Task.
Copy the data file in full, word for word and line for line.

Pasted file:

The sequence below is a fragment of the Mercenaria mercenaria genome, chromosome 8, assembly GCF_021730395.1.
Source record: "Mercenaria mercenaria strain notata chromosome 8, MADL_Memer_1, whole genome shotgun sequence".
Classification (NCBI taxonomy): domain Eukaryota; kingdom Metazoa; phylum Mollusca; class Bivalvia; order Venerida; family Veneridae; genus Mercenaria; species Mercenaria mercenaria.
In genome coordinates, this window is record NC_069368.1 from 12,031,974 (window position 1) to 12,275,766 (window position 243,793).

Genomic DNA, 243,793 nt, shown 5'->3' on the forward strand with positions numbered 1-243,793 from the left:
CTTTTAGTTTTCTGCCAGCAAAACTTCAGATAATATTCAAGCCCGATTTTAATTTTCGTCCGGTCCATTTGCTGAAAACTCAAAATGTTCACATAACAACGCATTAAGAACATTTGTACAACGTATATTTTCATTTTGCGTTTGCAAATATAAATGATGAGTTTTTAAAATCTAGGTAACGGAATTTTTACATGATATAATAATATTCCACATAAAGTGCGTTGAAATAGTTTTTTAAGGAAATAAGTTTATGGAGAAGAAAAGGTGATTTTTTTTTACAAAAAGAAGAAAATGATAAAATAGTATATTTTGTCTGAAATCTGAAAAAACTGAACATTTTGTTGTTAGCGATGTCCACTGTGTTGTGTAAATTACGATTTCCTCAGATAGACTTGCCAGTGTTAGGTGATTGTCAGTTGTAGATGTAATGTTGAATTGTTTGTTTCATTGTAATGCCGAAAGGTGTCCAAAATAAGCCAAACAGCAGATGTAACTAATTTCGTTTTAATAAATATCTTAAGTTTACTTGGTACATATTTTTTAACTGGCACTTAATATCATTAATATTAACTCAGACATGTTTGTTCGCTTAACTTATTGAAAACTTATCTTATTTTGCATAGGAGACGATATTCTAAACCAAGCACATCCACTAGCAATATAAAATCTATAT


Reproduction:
The sequence below is a fragment of the Mercenaria mercenaria genome, chromosome 8, assembly GCF_021730395.1.
Source record: "Mercenaria mercenaria strain notata chromosome 8, MADL_Memer_1, whole genome shotgun sequence".
Classification (NCBI taxonomy): domain Eukaryota; kingdom Metazoa; phylum Mollusca; class Bivalvia; order Venerida; family Veneridae; genus Mercenaria; species Mercenaria mercenaria.
In genome coordinates, this window is record NC_069368.1 from 12,031,974 (window position 1) to 12,275,766 (window position 243,793).

Genomic DNA, 243,793 nt, shown 5'->3' on the forward strand with positions numbered 1-243,793 from the left:
CTTTTAGTTTTCTGCCAGCAAAACTTCAGATAATATTCAAGCCCGATTTTAATTTTCGTCCGGTCCATTTGCTGAAAACTCAAAATGTTCACATAACAACGCATTAAGAACATTTGTACAACGTATATTTTCATTTTGCGTTTGCAAATATAAATGATGAGTTTTTAAAATCTAGGTAACGGAATTTTTACATGATATAATAATATTCCACATAAAGTGCGTTGAAATAGTTTTTTAAGGAAATAAGTTTATGGAGAAGAAAAGGTGATTTTTTTTTACAAAAAGAAGAAAATGATAAAATAGTATATTTTGTCTGAAATCTGAAAAAACTGAACATTTTGTTGTTAGCGATGTCCACTGTGTTGTGTAAATTACGATTTCCTCAGATAGACTTGCCAGTGTTAGGTGATTGTCAGTTGTAGATGTAATGTTGAATTGTTTGTTTCATTGTAATGCCGAAAGGTGTCCAAAATAAGCCAAACAGCAGATGTAACTAATTTCGTTTTAATAAATATCTTAAGTTTACTTGGTACATATTTTTTAACTGGCACTTAATATCATTAATATTAACTCAGACATGTTTGTTCGCTTAACTTATTGAAAACTTATCTTATTTTGCATAGGAGACGATATTCTAAACCAAGCACATCCACTAGCAATATAAAATCTATAT